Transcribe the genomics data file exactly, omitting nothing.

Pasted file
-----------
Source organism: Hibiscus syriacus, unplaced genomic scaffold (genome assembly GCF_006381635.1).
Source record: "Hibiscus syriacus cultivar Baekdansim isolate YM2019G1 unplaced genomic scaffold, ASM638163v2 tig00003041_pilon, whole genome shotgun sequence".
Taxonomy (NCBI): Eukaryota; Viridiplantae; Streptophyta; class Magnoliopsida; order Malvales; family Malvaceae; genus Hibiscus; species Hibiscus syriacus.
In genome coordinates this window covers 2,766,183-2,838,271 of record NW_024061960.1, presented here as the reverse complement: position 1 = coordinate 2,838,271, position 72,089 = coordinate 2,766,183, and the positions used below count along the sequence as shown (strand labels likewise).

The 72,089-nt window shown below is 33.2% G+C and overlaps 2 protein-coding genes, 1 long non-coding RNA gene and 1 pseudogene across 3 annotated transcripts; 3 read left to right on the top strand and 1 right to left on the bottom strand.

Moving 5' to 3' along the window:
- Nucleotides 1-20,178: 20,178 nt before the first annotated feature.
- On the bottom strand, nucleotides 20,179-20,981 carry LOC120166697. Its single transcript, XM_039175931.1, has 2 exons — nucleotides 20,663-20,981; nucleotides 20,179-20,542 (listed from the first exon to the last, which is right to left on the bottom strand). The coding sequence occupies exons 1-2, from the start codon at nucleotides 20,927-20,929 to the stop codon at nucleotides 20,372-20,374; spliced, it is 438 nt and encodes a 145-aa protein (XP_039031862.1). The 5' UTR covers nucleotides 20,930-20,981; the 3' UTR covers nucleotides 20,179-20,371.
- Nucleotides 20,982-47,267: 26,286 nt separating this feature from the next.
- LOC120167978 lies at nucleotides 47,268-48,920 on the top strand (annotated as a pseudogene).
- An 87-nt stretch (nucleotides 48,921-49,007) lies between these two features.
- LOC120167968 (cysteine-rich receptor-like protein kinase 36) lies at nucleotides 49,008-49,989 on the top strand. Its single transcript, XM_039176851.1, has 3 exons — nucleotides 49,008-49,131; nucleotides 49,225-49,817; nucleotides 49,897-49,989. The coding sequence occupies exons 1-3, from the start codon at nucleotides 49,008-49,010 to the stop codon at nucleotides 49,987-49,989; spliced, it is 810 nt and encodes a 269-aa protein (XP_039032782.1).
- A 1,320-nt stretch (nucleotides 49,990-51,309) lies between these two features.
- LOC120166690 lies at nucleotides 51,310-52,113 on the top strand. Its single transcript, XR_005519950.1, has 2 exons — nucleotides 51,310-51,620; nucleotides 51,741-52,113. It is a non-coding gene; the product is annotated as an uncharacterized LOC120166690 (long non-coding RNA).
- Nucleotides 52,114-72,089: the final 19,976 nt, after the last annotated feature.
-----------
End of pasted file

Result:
Source organism: Hibiscus syriacus, unplaced genomic scaffold (genome assembly GCF_006381635.1).
Source record: "Hibiscus syriacus cultivar Baekdansim isolate YM2019G1 unplaced genomic scaffold, ASM638163v2 tig00003041_pilon, whole genome shotgun sequence".
Taxonomy (NCBI): Eukaryota; Viridiplantae; Streptophyta; class Magnoliopsida; order Malvales; family Malvaceae; genus Hibiscus; species Hibiscus syriacus.
In genome coordinates this window covers 2,766,183-2,838,271 of record NW_024061960.1, presented here as the reverse complement: position 1 = coordinate 2,838,271, position 72,089 = coordinate 2,766,183, and the positions used below count along the sequence as shown (strand labels likewise).

The 72,089-nt window shown below is 33.2% G+C and overlaps 2 protein-coding genes, 1 long non-coding RNA gene and 1 pseudogene across 3 annotated transcripts; 3 read left to right on the top strand and 1 right to left on the bottom strand.

Moving 5' to 3' along the window:
- Nucleotides 1-20,178: 20,178 nt before the first annotated feature.
- On the bottom strand, nucleotides 20,179-20,981 carry LOC120166697. Its single transcript, XM_039175931.1, has 2 exons — nucleotides 20,663-20,981; nucleotides 20,179-20,542 (listed from the first exon to the last, which is right to left on the bottom strand). The coding sequence occupies exons 1-2, from the start codon at nucleotides 20,927-20,929 to the stop codon at nucleotides 20,372-20,374; spliced, it is 438 nt and encodes a 145-aa protein (XP_039031862.1). The 5' UTR covers nucleotides 20,930-20,981; the 3' UTR covers nucleotides 20,179-20,371.
- Nucleotides 20,982-47,267: 26,286 nt separating this feature from the next.
- LOC120167978 lies at nucleotides 47,268-48,920 on the top strand (annotated as a pseudogene).
- An 87-nt stretch (nucleotides 48,921-49,007) lies between these two features.
- LOC120167968 (cysteine-rich receptor-like protein kinase 36) lies at nucleotides 49,008-49,989 on the top strand. Its single transcript, XM_039176851.1, has 3 exons — nucleotides 49,008-49,131; nucleotides 49,225-49,817; nucleotides 49,897-49,989. The coding sequence occupies exons 1-3, from the start codon at nucleotides 49,008-49,010 to the stop codon at nucleotides 49,987-49,989; spliced, it is 810 nt and encodes a 269-aa protein (XP_039032782.1).
- A 1,320-nt stretch (nucleotides 49,990-51,309) lies between these two features.
- LOC120166690 lies at nucleotides 51,310-52,113 on the top strand. Its single transcript, XR_005519950.1, has 2 exons — nucleotides 51,310-51,620; nucleotides 51,741-52,113. It is a non-coding gene; the product is annotated as an uncharacterized LOC120166690 (long non-coding RNA).
- Nucleotides 52,114-72,089: the final 19,976 nt, after the last annotated feature.